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Role of calpains in diabetes mellitus: A mini review.

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    • Abstract:
      Type 2 diabetes mellitus (T2DM) is characterized by defects in haepatic glucose production, insulin action and insulin secretion, which can also lead to a variety of secondary disorders. The disease can lead to death without treatment and it has been predicted that T2DM will affect 215 million people world-wide by 2010. T2DM is a multifactorial condition whose precise genetic causes and biochemical defects have not been fully elucidated but at both levels, calpains appear to play a role. Positional cloning studies mapped T2DM susceptibility to CAPN10, the gene encoding the intracellular cysteine protease, calpain 10. Further studies have shown a number of non-coding polymorphisms in CAPN10 to be functionally associated with T2DM whilst the identification of coding polymorphisms, suggested that mutant calpain 10 proteins may also contribute to the disease. The presence of both calpain 10 and its mRNA have been demonstrated in tissues from several mammalian species whilst calpain 10 appears to be associated with pathways involved in glucose metabolism, insulin secretion and insulin action. It appears that other calpains may also participate in these pathways and here we present an overview of recent studies on calpains and their putative role in T2DM. (Mol Cell Biochem 261: 161–167, 2004) [ABSTRACT FROM AUTHOR]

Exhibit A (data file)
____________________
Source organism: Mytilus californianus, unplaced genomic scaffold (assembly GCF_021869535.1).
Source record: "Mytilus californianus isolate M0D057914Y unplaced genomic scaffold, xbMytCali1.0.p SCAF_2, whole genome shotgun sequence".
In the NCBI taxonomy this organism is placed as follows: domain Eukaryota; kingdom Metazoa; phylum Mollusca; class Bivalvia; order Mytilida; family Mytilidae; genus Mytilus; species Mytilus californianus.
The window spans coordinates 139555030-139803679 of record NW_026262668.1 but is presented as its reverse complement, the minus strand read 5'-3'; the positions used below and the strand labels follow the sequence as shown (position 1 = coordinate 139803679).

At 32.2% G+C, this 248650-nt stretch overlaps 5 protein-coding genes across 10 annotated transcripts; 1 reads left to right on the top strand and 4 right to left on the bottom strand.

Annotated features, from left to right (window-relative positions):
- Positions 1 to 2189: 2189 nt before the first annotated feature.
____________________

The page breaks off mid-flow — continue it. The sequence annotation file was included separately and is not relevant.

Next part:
• Abstract:
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